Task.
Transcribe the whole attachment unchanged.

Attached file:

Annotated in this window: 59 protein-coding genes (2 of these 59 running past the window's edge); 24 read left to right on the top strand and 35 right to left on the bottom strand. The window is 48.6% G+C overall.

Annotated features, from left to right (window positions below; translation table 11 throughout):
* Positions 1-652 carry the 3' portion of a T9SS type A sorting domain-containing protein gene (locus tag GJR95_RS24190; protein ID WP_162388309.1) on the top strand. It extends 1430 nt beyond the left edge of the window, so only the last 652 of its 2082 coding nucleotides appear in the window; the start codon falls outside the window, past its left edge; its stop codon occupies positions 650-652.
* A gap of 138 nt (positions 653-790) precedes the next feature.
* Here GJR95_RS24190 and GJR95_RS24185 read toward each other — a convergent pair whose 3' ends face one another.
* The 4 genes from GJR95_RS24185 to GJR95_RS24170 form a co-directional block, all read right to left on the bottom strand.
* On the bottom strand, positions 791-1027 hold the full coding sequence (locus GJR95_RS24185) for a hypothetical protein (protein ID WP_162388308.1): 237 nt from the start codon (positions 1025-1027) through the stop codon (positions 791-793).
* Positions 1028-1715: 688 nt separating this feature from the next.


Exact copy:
Annotated in this window: 59 protein-coding genes (2 of these 59 running past the window's edge); 24 read left to right on the top strand and 35 right to left on the bottom strand. The window is 48.6% G+C overall.

Annotated features, from left to right (window positions below; translation table 11 throughout):
* Positions 1-652 carry the 3' portion of a T9SS type A sorting domain-containing protein gene (locus tag GJR95_RS24190; protein ID WP_162388309.1) on the top strand. It extends 1430 nt beyond the left edge of the window, so only the last 652 of its 2082 coding nucleotides appear in the window; the start codon falls outside the window, past its left edge; its stop codon occupies positions 650-652.
* A gap of 138 nt (positions 653-790) precedes the next feature.
* Here GJR95_RS24190 and GJR95_RS24185 read toward each other — a convergent pair whose 3' ends face one another.
* The 4 genes from GJR95_RS24185 to GJR95_RS24170 form a co-directional block, all read right to left on the bottom strand.
* On the bottom strand, positions 791-1027 hold the full coding sequence (locus GJR95_RS24185) for a hypothetical protein (protein ID WP_162388308.1): 237 nt from the start codon (positions 1025-1027) through the stop codon (positions 791-793).
* Positions 1028-1715: 688 nt separating this feature from the next.